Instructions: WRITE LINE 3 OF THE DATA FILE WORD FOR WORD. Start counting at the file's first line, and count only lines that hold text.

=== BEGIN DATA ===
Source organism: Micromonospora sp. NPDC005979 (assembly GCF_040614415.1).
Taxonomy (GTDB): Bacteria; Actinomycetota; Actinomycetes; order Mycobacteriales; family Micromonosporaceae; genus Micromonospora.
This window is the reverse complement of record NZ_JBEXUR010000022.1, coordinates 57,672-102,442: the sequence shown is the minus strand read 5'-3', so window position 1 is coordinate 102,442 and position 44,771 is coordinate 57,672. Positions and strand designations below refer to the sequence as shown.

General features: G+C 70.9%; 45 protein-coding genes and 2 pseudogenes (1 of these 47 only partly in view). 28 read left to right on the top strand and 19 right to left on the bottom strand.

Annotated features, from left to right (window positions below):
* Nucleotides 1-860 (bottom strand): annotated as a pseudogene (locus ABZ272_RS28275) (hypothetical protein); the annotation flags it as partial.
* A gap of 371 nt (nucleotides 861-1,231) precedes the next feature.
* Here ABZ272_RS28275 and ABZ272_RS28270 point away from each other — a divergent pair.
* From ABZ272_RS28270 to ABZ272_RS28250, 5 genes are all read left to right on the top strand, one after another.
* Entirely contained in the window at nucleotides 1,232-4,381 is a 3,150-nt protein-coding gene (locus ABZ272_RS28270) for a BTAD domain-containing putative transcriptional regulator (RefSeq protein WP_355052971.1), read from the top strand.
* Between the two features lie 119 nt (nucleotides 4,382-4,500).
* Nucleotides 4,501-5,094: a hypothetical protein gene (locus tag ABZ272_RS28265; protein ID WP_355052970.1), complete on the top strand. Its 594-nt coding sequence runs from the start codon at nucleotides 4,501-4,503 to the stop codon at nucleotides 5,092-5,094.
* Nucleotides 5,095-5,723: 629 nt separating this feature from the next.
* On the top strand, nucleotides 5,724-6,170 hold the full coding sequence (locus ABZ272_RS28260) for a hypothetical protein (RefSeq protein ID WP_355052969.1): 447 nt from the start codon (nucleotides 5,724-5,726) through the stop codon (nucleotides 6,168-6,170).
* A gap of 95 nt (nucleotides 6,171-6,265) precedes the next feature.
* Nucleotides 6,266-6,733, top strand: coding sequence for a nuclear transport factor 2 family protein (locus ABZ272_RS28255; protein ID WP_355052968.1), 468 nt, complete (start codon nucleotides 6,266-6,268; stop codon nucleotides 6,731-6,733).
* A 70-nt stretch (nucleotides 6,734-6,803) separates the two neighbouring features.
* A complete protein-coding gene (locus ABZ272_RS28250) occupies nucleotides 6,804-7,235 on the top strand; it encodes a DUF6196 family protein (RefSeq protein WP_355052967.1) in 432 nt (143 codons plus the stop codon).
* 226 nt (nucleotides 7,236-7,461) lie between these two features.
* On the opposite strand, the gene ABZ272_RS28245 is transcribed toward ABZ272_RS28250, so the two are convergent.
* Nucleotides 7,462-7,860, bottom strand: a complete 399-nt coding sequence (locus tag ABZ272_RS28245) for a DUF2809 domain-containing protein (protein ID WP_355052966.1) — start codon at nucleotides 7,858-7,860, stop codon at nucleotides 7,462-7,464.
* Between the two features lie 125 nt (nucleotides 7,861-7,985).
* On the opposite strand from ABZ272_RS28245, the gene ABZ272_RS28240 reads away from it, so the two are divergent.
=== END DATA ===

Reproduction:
This window is the reverse complement of record NZ_JBEXUR010000022.1, coordinates 57,672-102,442: the sequence shown is the minus strand read 5'-3', so window position 1 is coordinate 102,442 and position 44,771 is coordinate 57,672. Positions and strand designations below refer to the sequence as shown.